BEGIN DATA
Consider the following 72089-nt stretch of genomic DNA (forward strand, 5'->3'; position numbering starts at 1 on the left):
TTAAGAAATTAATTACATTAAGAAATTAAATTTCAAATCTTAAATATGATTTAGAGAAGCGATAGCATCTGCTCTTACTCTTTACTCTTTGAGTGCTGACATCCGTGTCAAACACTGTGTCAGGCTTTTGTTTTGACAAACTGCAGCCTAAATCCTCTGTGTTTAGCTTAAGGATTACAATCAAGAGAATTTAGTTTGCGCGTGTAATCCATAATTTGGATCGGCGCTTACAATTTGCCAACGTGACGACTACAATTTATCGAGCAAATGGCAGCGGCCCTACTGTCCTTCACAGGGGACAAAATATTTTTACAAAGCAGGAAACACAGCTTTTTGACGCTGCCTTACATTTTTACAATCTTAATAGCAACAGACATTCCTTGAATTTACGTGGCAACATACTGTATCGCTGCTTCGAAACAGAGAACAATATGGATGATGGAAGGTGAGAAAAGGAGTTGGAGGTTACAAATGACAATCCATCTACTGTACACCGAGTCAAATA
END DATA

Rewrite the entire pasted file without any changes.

Consider the following 72089-nt stretch of genomic DNA (forward strand, 5'->3'; position numbering starts at 1 on the left):
TTAAGAAATTAATTACATTAAGAAATTAAATTTCAAATCTTAAATATGATTTAGAGAAGCGATAGCATCTGCTCTTACTCTTTACTCTTTGAGTGCTGACATCCGTGTCAAACACTGTGTCAGGCTTTTGTTTTGACAAACTGCAGCCTAAATCCTCTGTGTTTAGCTTAAGGATTACAATCAAGAGAATTTAGTTTGCGCGTGTAATCCATAATTTGGATCGGCGCTTACAATTTGCCAACGTGACGACTACAATTTATCGAGCAAATGGCAGCGGCCCTACTGTCCTTCACAGGGGACAAAATATTTTTACAAAGCAGGAAACACAGCTTTTTGACGCTGCCTTACATTTTTACAATCTTAATAGCAACAGACATTCCTTGAATTTACGTGGCAACATACTGTATCGCTGCTTCGAAACAGAGAACAATATGGATGATGGAAGGTGAGAAAAGGAGTTGGAGGTTACAAATGACAATCCATCTACTGTACACCGAGTCAAATA